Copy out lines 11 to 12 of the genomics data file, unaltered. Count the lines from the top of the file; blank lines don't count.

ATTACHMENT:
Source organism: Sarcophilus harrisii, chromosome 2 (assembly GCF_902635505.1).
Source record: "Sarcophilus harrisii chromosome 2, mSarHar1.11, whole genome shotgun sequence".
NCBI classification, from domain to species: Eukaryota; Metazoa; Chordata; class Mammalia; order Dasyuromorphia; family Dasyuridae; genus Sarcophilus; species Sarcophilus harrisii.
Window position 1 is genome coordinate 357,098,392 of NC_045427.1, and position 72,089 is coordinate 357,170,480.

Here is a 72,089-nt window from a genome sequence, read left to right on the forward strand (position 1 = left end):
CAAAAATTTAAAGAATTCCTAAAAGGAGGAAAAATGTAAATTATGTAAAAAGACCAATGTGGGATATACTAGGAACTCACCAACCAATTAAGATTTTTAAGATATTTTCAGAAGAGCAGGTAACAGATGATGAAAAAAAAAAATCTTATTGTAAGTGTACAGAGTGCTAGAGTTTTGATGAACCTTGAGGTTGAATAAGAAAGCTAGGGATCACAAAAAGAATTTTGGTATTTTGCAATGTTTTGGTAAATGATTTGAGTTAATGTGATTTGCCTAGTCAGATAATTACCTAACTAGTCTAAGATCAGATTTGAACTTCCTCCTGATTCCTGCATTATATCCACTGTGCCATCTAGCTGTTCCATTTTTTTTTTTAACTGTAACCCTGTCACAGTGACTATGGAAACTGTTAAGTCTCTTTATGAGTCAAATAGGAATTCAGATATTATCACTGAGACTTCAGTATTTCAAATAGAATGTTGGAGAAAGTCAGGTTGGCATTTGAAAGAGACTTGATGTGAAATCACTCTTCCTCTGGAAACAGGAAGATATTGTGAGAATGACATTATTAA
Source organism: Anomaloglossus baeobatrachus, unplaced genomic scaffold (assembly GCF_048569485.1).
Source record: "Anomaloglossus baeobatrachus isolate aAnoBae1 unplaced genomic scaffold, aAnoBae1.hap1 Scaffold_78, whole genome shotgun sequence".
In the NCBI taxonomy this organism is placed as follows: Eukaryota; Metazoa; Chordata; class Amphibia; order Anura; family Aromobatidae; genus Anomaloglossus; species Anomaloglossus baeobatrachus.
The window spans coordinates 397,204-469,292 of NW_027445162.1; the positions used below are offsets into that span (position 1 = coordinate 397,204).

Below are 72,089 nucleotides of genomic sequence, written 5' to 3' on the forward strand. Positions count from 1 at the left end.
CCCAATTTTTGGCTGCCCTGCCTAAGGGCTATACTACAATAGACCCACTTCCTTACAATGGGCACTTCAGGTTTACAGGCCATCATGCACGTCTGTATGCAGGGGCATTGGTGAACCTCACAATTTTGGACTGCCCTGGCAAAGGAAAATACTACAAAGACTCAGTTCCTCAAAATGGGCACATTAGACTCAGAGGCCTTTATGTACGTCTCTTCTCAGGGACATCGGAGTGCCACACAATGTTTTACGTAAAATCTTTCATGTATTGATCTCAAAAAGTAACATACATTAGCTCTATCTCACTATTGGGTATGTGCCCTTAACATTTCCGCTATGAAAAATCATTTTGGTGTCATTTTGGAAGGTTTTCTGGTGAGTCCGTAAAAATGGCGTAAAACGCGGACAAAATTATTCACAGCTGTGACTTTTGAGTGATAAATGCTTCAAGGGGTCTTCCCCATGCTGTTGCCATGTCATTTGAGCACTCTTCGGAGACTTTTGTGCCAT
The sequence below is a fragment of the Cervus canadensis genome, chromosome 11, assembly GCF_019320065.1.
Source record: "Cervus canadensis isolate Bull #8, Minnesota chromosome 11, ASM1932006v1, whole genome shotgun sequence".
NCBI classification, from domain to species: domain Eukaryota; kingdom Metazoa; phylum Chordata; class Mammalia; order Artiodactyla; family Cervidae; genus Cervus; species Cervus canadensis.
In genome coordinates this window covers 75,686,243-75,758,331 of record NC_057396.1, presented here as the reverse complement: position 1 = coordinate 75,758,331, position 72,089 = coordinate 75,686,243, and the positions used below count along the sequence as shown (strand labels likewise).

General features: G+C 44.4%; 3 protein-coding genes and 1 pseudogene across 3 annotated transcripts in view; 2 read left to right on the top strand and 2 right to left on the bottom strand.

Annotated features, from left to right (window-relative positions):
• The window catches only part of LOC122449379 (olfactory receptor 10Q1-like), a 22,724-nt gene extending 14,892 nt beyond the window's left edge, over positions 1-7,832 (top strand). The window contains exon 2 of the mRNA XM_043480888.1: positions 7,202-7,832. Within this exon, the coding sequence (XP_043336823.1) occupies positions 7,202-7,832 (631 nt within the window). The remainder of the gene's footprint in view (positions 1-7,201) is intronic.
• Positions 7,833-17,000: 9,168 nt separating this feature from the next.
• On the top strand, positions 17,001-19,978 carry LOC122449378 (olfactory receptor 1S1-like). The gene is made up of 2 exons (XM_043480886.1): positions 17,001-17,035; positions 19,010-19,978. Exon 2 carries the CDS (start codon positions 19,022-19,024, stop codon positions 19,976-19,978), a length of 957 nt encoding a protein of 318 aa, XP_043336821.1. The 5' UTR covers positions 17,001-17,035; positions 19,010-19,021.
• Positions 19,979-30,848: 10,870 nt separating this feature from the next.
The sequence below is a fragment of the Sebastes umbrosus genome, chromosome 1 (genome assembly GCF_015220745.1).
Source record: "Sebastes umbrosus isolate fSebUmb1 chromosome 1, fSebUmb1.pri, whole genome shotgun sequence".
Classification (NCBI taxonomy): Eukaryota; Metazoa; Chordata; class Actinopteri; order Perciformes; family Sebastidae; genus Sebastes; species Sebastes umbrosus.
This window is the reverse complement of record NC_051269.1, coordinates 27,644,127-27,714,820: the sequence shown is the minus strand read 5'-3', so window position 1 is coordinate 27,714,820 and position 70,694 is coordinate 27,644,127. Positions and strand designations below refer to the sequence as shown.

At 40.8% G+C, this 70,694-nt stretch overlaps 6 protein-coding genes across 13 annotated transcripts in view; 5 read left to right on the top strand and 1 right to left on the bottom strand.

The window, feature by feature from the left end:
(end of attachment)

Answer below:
Below are 72,089 nucleotides of genomic sequence, written 5' to 3' on the forward strand. Positions count from 1 at the left end.
CCCAATTTTTGGCTGCCCTGCCTAAGGGCTATACTACAATAGACCCACTTCCTTACAATGGGCACTTCAGGTTTACAGGCCATCATGCACGTCTGTATGCAGGGGCATTGGTGAACCTCACAATTTTGGACTGCCCTGGCAAAGGAAAATACTACAAAGACTCAGTTCCTCAAAATGGGCACATTAGACTCAGAGGCCTTTATGTACGTCTCTTCTCAGGGACATCGGAGTGCCACACAATGTTTTACGTAAAATCTTTCATGTATTGATCTCAAAAAGTAACATACATTAGCTCTATCTCACTATTGGGTATGTGCCCTTAACATTTCCGCTATGAAAAATCATTTTGGTGTCATTTTGGAAGGTTTTCTGGTGAGTCCGTAAAAATGGCGTAAAACGCGGACAAAATTATTCACAGCTGTGACTTTTGAGTGATAAATGCTTCAAGGGGTCTTCCCCATGCTGTTGCCATGTCATTTGAGCACTCTTCGGAGACTTTTGTGCCAT